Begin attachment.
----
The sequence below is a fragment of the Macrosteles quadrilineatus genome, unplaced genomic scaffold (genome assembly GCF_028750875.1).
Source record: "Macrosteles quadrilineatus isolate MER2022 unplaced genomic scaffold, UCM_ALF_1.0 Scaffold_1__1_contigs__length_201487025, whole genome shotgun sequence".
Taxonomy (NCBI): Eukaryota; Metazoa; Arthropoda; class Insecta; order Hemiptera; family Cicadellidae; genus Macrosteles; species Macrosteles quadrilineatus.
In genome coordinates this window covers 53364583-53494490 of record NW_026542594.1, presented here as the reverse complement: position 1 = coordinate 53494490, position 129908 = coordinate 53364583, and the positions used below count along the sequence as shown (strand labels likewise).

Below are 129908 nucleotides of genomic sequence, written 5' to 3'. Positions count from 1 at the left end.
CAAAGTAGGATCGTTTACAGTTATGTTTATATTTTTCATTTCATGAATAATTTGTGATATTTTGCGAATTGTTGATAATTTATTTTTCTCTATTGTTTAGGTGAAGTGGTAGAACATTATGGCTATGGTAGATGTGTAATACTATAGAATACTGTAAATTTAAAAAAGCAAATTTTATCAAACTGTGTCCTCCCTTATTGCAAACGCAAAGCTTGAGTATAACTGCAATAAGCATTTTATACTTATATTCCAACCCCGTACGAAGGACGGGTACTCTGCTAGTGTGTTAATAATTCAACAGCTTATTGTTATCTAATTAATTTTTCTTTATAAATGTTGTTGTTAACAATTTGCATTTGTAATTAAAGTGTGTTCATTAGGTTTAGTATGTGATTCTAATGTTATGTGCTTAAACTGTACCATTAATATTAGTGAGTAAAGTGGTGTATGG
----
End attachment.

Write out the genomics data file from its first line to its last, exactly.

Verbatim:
The sequence below is a fragment of the Macrosteles quadrilineatus genome, unplaced genomic scaffold (genome assembly GCF_028750875.1).
Source record: "Macrosteles quadrilineatus isolate MER2022 unplaced genomic scaffold, UCM_ALF_1.0 Scaffold_1__1_contigs__length_201487025, whole genome shotgun sequence".
Taxonomy (NCBI): Eukaryota; Metazoa; Arthropoda; class Insecta; order Hemiptera; family Cicadellidae; genus Macrosteles; species Macrosteles quadrilineatus.
In genome coordinates this window covers 53364583-53494490 of record NW_026542594.1, presented here as the reverse complement: position 1 = coordinate 53494490, position 129908 = coordinate 53364583, and the positions used below count along the sequence as shown (strand labels likewise).

Below are 129908 nucleotides of genomic sequence, written 5' to 3'. Positions count from 1 at the left end.
CAAAGTAGGATCGTTTACAGTTATGTTTATATTTTTCATTTCATGAATAATTTGTGATATTTTGCGAATTGTTGATAATTTATTTTTCTCTATTGTTTAGGTGAAGTGGTAGAACATTATGGCTATGGTAGATGTGTAATACTATAGAATACTGTAAATTTAAAAAAGCAAATTTTATCAAACTGTGTCCTCCCTTATTGCAAACGCAAAGCTTGAGTATAACTGCAATAAGCATTTTATACTTATATTCCAACCCCGTACGAAGGACGGGTACTCTGCTAGTGTGTTAATAATTCAACAGCTTATTGTTATCTAATTAATTTTTCTTTATAAATGTTGTTGTTAACAATTTGCATTTGTAATTAAAGTGTGTTCATTAGGTTTAGTATGTGATTCTAATGTTATGTGCTTAAACTGTACCATTAATATTAGTGAGTAAAGTGGTGTATGG